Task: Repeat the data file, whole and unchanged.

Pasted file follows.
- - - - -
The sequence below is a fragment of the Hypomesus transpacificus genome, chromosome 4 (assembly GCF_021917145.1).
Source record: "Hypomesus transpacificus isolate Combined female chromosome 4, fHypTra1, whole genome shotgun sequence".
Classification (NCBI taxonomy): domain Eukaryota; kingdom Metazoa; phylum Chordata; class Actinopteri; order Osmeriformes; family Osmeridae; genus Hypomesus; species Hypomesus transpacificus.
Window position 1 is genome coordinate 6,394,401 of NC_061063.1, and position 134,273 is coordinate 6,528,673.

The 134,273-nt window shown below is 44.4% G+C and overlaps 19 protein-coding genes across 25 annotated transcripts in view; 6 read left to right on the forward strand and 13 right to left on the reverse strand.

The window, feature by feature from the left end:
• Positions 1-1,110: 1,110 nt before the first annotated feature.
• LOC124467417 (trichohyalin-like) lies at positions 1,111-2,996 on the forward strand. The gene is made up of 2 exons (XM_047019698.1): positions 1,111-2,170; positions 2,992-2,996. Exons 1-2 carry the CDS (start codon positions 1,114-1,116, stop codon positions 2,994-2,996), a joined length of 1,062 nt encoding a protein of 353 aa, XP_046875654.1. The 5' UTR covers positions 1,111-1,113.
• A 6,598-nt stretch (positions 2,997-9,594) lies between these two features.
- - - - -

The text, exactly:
The sequence below is a fragment of the Hypomesus transpacificus genome, chromosome 4 (assembly GCF_021917145.1).
Source record: "Hypomesus transpacificus isolate Combined female chromosome 4, fHypTra1, whole genome shotgun sequence".
Classification (NCBI taxonomy): domain Eukaryota; kingdom Metazoa; phylum Chordata; class Actinopteri; order Osmeriformes; family Osmeridae; genus Hypomesus; species Hypomesus transpacificus.
Window position 1 is genome coordinate 6,394,401 of NC_061063.1, and position 134,273 is coordinate 6,528,673.

The 134,273-nt window shown below is 44.4% G+C and overlaps 19 protein-coding genes across 25 annotated transcripts in view; 6 read left to right on the forward strand and 13 right to left on the reverse strand.

The window, feature by feature from the left end:
• Positions 1-1,110: 1,110 nt before the first annotated feature.
• LOC124467417 (trichohyalin-like) lies at positions 1,111-2,996 on the forward strand. The gene is made up of 2 exons (XM_047019698.1): positions 1,111-2,170; positions 2,992-2,996. Exons 1-2 carry the CDS (start codon positions 1,114-1,116, stop codon positions 2,994-2,996), a joined length of 1,062 nt encoding a protein of 353 aa, XP_046875654.1. The 5' UTR covers positions 1,111-1,113.
• A 6,598-nt stretch (positions 2,997-9,594) lies between these two features.